For the first few years of my career, I worked at a huge law firm in New York, and it was a pretty incredible experience. I’d never had a full time job before (I went straight from college to law school), and for the first few weeks, I was so nervous and excited that I pretty much held my breath all day long. I was constantly working at a breakneck pace — it was ordinary for me to eat dinner at my desk almost every night, and pretty common for me to collapse into a car home at 2 or 3 a.m., only to get a few hours of sleep and head back to the office.
If that sounds awful… well, it sort of was, and it also sort of wasn’t. I was twenty five and didn’t have much in my life besides work, and Chad’s a lawyer too, so we were pretty much on the same insane schedule. I was excited about the work I was doing (many of those late nights were spent on an incredibly rewarding case, which I wrote about in January) and I really liked the people I worked with. The hours were tough, but those early pedal-to-the-metal years were also kind of fun. Everyone was as intense about their careers as I was, and we all committed to the work that had to get done.
And I also learned a lot.
A lot of what I learned is specific to being a lawyer: how to write a brief and pick a jury, how to prepare a client to be deposed and how to be courteous and professional even when the other side is being completely outrageous. They’re lessons I remember to this day.
But I also learned something else: how to appear confident and professional, even when I was twenty-five and completely terrified that I had no idea what I was doing.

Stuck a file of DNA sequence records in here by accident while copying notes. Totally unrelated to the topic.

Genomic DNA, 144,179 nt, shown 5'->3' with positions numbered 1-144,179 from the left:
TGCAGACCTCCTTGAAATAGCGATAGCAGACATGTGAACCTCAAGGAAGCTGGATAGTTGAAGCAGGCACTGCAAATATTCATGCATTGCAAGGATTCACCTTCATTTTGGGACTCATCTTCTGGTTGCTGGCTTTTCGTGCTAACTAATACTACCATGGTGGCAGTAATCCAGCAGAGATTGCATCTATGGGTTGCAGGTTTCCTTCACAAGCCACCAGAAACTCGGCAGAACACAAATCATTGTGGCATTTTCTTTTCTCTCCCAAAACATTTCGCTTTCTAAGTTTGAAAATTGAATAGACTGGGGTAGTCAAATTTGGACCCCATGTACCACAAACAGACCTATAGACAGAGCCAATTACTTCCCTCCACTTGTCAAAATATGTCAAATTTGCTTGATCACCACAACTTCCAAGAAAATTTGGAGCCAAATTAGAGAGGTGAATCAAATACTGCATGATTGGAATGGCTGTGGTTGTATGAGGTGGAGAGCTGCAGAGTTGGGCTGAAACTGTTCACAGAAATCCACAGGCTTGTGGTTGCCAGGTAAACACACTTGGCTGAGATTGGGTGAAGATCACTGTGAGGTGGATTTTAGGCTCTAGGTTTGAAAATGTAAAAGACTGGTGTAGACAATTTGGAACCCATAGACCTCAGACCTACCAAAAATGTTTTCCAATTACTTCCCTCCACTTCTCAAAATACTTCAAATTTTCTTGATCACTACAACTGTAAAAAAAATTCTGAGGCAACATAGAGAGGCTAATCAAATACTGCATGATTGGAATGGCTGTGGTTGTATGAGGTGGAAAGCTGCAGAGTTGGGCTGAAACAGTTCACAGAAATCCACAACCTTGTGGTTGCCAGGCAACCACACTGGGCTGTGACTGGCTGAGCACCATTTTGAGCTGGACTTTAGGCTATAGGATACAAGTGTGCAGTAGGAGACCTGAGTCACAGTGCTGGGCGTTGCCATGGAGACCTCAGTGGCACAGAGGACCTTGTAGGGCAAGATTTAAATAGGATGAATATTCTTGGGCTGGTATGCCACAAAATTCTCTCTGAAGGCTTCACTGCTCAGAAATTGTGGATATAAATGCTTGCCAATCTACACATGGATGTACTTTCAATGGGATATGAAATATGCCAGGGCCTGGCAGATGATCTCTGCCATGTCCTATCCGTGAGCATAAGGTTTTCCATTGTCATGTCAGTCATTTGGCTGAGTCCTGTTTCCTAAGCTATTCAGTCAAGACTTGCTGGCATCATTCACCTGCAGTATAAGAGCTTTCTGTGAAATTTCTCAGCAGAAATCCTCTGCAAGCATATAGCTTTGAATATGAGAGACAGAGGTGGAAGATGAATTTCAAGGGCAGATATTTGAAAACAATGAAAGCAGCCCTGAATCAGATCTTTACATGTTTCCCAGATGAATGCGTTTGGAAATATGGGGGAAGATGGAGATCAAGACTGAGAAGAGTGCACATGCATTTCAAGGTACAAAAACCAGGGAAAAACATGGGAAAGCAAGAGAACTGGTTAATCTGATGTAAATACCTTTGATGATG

As much as I learned from the work itself, I learned more from the people I worked with. And although I worked with a lot of wonderful male lawyers, truthfully, I paid more attention to the professionalism of the senior-level women I worked with. Law has traditionally been a very male-dominated field, but that’s changed dramatically in the past decade or so (like many industries, of course, it still has a long way to go). One of the tremendous upsides to this shift is that my law firm had a number of female lawyers who were five, ten, and twenty years ahead of me on their own career tracks, and often, they made a special effort to look out for female junior associates.
So I’m going to share one of the tips I got with you guys, one that isn’t specific to law at all. When I was a first year associate, I was sitting in the office of a junior partner, and she was talking about what it’s like to argue in a courtroom filled with men, when sometimes (if not often), you’re the only woman there.
And she filled us in on a little secret. “When I want a boost of confidence,” she told us. “I wear a red suit. I don’t know why, but there’s something about wearing red that always makes me feel strong.”
Wearing red is a small thing, but the small things really matter. When that partner told me about putting on her red suit, she wasn’t saying, “sometimes it’s intimidating to be the only woman in the room.” She was saying: Here’s what I do when I want to feel as good as I can. Here’s a small thing that, for me, makes a difference.
And, you know what? It’s good advice. When I’m getting ready for anything from a big meeting to an oral argument, I make an extra effort to dress in a way that boosts my confidence. So in honor of that piece of advice I got years ago, I’m sharing this Workweek Chic outfit today.
My own confidence-boosting red dress.
And, hey, if you’re on the fence about red in your industry, I have an easy workaround. There’s a reason Louboutins have a red sole!